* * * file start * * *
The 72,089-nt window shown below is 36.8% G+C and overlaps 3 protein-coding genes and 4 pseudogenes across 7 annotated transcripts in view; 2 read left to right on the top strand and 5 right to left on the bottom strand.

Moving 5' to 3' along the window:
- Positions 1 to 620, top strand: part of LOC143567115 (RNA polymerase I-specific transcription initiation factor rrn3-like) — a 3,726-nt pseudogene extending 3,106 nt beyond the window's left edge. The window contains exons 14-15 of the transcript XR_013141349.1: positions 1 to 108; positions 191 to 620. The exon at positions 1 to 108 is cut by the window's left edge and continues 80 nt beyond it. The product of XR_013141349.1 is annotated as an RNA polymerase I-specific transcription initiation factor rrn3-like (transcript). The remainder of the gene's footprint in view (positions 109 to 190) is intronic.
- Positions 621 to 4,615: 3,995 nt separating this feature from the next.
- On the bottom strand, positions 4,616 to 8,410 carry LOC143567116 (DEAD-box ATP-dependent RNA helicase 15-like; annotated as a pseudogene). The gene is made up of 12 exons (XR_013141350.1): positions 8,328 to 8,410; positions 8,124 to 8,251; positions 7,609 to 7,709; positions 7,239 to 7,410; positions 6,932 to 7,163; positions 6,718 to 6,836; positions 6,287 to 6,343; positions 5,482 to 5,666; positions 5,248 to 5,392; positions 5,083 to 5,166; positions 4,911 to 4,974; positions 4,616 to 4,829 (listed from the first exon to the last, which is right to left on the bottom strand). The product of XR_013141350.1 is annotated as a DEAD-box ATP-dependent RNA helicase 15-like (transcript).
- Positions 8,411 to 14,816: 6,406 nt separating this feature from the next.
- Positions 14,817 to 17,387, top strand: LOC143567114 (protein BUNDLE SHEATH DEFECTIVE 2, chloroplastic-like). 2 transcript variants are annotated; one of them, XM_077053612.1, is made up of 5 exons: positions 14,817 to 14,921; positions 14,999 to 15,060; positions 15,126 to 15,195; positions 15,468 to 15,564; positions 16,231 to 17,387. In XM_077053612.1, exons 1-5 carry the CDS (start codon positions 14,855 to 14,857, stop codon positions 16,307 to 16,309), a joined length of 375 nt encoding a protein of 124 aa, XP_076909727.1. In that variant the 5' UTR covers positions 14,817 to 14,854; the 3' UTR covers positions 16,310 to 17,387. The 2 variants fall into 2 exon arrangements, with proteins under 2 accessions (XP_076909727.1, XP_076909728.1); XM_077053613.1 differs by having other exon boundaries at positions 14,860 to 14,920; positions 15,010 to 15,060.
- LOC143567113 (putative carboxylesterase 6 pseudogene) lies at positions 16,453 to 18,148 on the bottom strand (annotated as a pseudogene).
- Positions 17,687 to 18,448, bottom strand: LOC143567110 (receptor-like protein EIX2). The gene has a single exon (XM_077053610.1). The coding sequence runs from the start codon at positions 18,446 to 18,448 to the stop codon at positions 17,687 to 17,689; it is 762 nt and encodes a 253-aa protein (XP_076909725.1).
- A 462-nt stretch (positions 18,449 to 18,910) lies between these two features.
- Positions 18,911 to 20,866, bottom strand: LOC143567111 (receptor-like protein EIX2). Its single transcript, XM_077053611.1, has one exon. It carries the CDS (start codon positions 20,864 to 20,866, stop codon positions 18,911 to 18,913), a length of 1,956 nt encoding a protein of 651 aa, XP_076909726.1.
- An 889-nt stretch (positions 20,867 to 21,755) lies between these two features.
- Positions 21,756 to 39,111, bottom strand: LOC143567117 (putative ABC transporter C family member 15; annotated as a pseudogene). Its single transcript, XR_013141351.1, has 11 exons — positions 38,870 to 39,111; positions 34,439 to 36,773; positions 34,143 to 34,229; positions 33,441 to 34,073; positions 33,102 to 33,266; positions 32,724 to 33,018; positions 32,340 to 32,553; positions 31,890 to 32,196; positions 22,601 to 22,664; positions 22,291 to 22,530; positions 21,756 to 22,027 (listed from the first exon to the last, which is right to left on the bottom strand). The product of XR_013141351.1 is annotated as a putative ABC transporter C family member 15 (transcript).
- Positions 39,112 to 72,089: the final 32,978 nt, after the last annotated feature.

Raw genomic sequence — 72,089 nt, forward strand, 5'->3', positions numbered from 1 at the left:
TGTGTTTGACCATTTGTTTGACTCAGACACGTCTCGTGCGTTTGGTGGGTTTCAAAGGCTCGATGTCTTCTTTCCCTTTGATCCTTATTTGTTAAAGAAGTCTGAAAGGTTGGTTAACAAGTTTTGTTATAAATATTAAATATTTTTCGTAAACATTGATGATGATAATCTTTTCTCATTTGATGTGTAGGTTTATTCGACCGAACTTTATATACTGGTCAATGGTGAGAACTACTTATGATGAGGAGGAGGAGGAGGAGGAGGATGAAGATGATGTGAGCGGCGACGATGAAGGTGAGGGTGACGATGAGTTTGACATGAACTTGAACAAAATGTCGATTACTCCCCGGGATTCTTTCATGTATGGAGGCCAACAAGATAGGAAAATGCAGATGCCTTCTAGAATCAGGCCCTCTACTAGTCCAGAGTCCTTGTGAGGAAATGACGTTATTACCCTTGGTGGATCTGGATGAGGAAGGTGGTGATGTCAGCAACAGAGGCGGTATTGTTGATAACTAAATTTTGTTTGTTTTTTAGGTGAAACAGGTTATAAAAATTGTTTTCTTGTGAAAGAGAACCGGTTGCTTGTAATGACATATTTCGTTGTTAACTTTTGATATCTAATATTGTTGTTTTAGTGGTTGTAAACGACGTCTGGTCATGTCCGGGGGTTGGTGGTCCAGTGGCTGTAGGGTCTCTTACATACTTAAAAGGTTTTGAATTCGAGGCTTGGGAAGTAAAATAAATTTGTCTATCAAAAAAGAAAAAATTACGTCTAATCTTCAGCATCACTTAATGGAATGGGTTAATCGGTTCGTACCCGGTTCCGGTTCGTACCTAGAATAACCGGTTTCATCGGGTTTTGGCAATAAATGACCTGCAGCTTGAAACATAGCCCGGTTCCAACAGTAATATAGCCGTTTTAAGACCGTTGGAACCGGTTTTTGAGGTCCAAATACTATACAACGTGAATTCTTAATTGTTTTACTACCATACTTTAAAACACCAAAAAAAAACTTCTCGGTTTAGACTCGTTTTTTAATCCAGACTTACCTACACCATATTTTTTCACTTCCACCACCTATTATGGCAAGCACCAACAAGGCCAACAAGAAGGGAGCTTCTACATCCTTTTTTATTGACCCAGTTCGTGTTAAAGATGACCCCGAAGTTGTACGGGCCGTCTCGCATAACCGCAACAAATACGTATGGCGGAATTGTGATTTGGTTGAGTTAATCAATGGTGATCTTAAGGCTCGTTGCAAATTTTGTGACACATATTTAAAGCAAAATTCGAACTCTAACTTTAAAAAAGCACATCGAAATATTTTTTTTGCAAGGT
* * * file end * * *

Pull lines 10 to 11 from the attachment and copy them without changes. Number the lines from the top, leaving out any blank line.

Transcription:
- A 462-nt stretch (positions 18,449 to 18,910) lies between these two features.
- Positions 18,911 to 20,866, bottom strand: LOC143567111 (receptor-like protein EIX2). Its single transcript, XM_077053611.1, has one exon. It carries the CDS (start codon positions 20,864 to 20,866, stop codon positions 18,911 to 18,913), a length of 1,956 nt encoding a protein of 651 aa, XP_076909726.1.